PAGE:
Better known on the continent as the Lancia Delta the Chrysler Delta is essentially a car based on a mix of the Alfa-Romeo Giulietta
and the Fiat Bravo. Fiat had considered re-launching the Lancia into the UK, but decided after its strategic alliance with Chrysler in 2009, that it would be better to launch under the Chrysler badge. Chrysler's current portfolio errs on the side of larger MPV size cars such as the Grand Voyager, so the Delta and its sister the Ypsilon are a real move away from the Chrysler tradition.
The Fiat Bravo in itself was not a bad car but is now over five years old and was not considered to be one of the greatest in its league. However the design and engineering that has been invested into the Delta has created a unique car – there really is nothing else quite like it on the road.
Bang for your buck
There are four engines in the Chrysler Delta range; two diesels and two petrols. A powerful MultiAir and the lively TurboJet are both 1.4 litre petrol engines providing a nippy and pretty economical drive. The TurboJet can reach 0-60mph in a little less than ten seconds and feels engaging to drive. However go for the MultiAir if you can for that extra bit of power, it reaches 0-60mph in just over nine seconds and provides a great driving experience. The diesel models come with either a 2.0 litre or 1.6 litre second generation MultiJet engine, all versions have six speed gearboxes.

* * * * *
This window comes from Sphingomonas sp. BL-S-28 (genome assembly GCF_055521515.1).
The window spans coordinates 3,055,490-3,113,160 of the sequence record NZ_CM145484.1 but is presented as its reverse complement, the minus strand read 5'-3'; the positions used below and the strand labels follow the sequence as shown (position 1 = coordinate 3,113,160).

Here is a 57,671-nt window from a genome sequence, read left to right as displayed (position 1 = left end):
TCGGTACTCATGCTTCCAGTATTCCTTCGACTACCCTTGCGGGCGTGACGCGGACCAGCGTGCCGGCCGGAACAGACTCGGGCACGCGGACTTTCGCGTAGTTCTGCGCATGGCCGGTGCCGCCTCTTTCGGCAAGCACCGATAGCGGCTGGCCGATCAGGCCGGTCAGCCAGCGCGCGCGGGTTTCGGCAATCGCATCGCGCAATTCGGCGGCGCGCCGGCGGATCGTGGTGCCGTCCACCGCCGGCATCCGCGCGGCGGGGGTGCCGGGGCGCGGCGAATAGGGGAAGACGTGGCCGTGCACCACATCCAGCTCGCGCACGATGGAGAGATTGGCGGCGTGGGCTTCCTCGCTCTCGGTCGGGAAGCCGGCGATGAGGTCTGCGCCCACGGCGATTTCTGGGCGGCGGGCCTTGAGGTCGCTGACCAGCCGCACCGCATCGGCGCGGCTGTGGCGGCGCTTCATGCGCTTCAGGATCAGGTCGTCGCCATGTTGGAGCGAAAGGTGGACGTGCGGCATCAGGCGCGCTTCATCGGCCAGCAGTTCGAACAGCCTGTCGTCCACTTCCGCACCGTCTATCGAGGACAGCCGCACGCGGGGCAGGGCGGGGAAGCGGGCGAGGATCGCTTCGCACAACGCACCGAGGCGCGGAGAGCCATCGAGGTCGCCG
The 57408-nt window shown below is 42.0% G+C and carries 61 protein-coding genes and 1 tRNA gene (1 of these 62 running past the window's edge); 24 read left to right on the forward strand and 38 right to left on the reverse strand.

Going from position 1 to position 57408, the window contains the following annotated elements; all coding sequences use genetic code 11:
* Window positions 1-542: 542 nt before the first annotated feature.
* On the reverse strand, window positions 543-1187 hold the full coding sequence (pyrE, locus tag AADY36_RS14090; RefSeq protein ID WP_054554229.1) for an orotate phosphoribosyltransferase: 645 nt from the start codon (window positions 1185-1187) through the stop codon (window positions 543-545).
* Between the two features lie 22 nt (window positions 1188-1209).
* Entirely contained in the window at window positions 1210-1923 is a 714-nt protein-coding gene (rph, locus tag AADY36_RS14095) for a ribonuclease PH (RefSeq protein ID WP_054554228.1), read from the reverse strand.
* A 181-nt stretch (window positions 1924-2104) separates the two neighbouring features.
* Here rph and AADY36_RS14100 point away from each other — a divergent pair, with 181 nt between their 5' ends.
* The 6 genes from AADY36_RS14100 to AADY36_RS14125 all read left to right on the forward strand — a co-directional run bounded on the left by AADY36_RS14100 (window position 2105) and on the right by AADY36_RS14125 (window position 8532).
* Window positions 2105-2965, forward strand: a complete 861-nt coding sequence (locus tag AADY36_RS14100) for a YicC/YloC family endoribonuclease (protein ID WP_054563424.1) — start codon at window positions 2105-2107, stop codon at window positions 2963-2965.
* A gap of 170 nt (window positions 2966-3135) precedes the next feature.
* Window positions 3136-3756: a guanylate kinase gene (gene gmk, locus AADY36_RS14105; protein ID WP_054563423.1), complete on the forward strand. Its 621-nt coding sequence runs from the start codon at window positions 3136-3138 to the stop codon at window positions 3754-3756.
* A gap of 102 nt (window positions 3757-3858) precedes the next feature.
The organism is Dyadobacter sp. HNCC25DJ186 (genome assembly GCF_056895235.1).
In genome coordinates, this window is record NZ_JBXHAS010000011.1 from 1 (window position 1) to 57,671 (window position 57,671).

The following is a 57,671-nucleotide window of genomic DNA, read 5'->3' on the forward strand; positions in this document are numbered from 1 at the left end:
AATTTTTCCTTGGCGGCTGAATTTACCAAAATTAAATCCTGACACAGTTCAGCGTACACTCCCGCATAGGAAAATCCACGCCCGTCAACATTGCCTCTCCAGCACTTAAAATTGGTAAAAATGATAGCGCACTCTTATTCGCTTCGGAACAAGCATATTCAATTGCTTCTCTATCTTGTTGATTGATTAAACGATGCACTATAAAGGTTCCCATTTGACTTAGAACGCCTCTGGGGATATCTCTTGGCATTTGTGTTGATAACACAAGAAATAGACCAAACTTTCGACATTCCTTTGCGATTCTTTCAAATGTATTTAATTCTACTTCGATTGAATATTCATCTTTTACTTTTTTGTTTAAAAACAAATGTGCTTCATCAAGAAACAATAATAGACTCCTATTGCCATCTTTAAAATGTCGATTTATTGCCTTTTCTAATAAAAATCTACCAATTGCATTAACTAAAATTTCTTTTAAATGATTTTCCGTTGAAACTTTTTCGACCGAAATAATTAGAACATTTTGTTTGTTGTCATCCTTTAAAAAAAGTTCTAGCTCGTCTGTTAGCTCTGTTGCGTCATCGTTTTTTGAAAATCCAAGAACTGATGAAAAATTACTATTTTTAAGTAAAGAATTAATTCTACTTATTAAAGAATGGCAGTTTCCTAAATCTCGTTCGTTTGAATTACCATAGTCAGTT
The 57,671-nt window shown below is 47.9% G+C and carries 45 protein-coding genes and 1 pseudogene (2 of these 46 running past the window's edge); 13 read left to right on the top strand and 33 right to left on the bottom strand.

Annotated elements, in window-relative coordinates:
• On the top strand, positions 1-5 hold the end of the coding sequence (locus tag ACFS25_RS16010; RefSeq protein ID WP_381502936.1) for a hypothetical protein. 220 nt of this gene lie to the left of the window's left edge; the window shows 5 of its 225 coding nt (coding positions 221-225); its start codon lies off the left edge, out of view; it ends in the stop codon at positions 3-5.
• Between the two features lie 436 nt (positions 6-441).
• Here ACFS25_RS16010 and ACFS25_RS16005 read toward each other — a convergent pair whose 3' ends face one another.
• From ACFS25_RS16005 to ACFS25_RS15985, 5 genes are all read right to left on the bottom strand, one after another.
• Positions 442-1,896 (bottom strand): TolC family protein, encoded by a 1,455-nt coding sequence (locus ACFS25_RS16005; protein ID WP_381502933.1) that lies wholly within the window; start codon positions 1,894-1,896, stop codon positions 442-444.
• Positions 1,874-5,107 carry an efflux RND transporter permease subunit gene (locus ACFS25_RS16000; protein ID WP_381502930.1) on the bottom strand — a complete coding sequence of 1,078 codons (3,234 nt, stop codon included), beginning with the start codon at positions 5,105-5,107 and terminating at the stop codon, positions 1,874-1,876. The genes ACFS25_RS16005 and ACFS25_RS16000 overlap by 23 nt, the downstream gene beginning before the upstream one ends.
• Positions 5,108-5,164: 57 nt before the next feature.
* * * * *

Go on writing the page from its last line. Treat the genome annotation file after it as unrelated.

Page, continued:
With four trims available, Limited, SR, SE and S, equipment levels are reassuringly high across the board. A base level S model provides remote keyless entry, power windows, radio/CD and MP3 compatibility whilst in the top Limited model has leather upholstery, a navigation system and Blue&Me™ as some of the features included. Emissions and fuel economy are impressive across the range.
Employing techniques normally found in MPVs Chrysler has built the rear bench so that it can slide forwards and backwards meaning owners can choose to increase their boot space when necessary. The boot is still roomy with over 380 litres of space when the seats are back and more than 465 litres when they are forward. Reclining rear seats offer additional comfort to passengers.
Safety, as ever, is a high priority and the new Chrysler Delta has been awarded the five star rating in the EuroNCAP crash safety tests. All versions include features such as six airbags, three-point safety belts, Daytime Running Lights and ABS braking. It seems clear that Chrysler is going after buyers who potentially need to downscale in size but who do not want to compromise on build quality.
What you'll pay
A new Chrysler Delta with all the kit is actually pretty good value for money and the predicted residuals look strong as well. Included in the price is five years free servicing and you should also be able to negotiate a good discount from dealers. List price for the 1.4 petrol MultiAir starts at around £18,000 and ranges right up in excess of £25,000 for the Limited MultiJet 2.0 litre diesel.
A new Chrysler Delta comes with a free 5 year servicing package so if you are looking to purchase a used Chrysler Delta you should be able to pick up the tail end of that offer. Otherwise it may be worth looking to take or extend a warranty. Search online and around your local area to find a high quality specialist to employ for repairs and upkeep. With a somewhat disappointing interior, the only part of the car where build quality does not seem to be as good, you may find wear and tear a potential problem with the dials and plastics in a second hand Chrysler Delta.
How it drives
Once out on the road the Chrysler is pretty refined and comfortable with solid handling and a comfortable ride. The Delta has a surprisingly agile feel which is thanks to the Torque Transfer Control system which aids the car in cornering leading to less steering input being needed by you. Wind and road noise are also well contained giving a smooth driving experience.